Eligible Westminster residents who buy a car from qualifying dealerships in town can get a $500 rebate from the city starting in April, a program that city officials say would encourage people to shop locally. 

City Councilmembers approved renewing the subsidy by a 4-1 vote at a late October meeting, with Councilmember Carlos Manzo dissenting, saying that the previous program should be further examined before approving it for another five years. 

His colleagues said the program had been a success, while some residents who spoke in opposition to the program during the public hearing contended it was a poor use of taxpayer money.

Editors’ Note: This dispatch is part of the Voice of OC Collegiate News Service, working with student journalists to cover public policy issues across Orange County. If you would like to submit your own student media project related to Orange County civics or if you have any response to this work, contact Collegiate News Service Editor Vik Jolly at vjolly@voiceofoc.org.

Westminster is not the only Orange County city to have a car rebate program. Santa Ana, Garden Grove, and Placentia all offer similar $500 incentive programs for their residents. 

Westminster’s original program ran from 2017 to May 2022. It offered a $500 rebate to residents who purchased a new vehicle from participating dealerships within the city. 

Under the new program, purchasing a used car – at a minimum price of $25,000 – will also trigger eligibility for the rebate, according to the approved meeting minutes. New cars do not have to meet a minimum price threshold to be eligible for the rebate.

The previous program had originally approved rebates for purchases of new cars only. 

However, according to City Manager Christine Cordon, oversight of the program allowed rebates to be applied to used vehicles as well. 

The new vehicle rebate program has a budget of $600,000 per year for five years, for a total of $3 million, according to a city staff report.

With Westminster facing the possibility of a bankruptcy, residents in November voted on a sales tax ballot measure to bolster city revenues and prevent cuts to city services 

Some residents who voiced concerns about the new spending during the October public hearing asked why the city was proposing a program that would deplete $3 million from the city’s economic development fund, rather than investing the money to create passive income for the city.

Passive income is income that is acquired automatically with minimal labor to earn or maintain, similar to a rental property that generates money.

“Between the dealership and city staff, Westminster citizens were robbed,” resident Camilla Overbeek told the council. “If there are any representatives here in the chambers tonight from Elmore, Honda, Lexus, shame on you. Westminster residents are not your piggy bank.” 

Resident Amy Walsh also voiced her disapproval of the program.

“I cannot believe the rest of the council members are not more upset about what has gone on over the past five years,” she told the council. 

Walsh referred to the previous program that allowed dealerships to apply the rebates to used vehicles despite only new vehicles being approved for the rebate.

No residents at the meeting spoke in favor of the rebate.

Councilmember Manzo expressed concerns about the program and attempted multiple times to get his fellow council members to agree to a thorough analysis of the previous car rebate program before approving the new one.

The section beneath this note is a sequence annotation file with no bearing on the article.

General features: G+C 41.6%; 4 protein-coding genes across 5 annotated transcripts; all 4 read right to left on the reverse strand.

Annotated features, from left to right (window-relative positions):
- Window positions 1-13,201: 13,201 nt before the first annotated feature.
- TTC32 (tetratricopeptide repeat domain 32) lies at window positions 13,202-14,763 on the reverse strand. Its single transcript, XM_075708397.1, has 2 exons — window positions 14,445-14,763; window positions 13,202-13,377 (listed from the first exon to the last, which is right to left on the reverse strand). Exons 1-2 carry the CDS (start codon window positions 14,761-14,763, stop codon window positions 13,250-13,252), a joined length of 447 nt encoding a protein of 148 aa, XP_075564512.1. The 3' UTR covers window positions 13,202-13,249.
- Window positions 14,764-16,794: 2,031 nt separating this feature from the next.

“We need to do a better job to be as transparent as possible,” Manzo said. “The previous proposal was an utter failure. And when you look at it …  it looks like our residents have been taken advantage of. And here we are doing the same thing again.”

Mayor Tri Ta expressed support for the program. 

“Actually, I think that, based on my experience, we had this program for the last five years, and this is really beneficial to the community. All the money, at the end of the day, goes back to the residents,” Ta said. 

Councilmember Chi Charlie Nguyen said he thinks the program is advantageous for the city.

“The reason I say that is we want the people from the city of Westminster to shop in the city of Westminster,” he said.

Cordon, the city manager, told the council that local dealerships expressed interest in renewing the program for another five years. 

John Sackrison, the executive director of Orange County Automobile Dealers Assn., voiced support of the program when addressing the council during the public hearing. 

“This is a benefit to the residents of Westminster. 100% of the funds go to the residents,” he said.

The rebate will also be available to Westminster businesses, not just city residents, according to the staff report.

The rebate will be applied to the price of the car at the time of final purchase/lease of the vehicle. Reimbursement will then be offered to the dealerships upon proper submission of all required documents within 30 days of the request, the staff report said.

The vehicle incentive program is scheduled to start in April and will continue through April 2028.

Since you've made it this far,

You are obviously connected to your community and value good journalism. As an independent and local nonprofit, our news is accessible to all, regardless of what they can afford. Our newsroom centers on Orange County’s civic and cultural life, not ad-driven clickbait. Our reporters hold powerful interests accountable to protect your quality of life. But it’s not free to produce. It depends on donors like you.

Join the conversation: In lieu of comments, we encourage readers to engage with us across a variety of mediums. Join our Facebook discussion. Message us via our website or staff page. Send us a secure tip. Share your thoughts in a community opinion piece.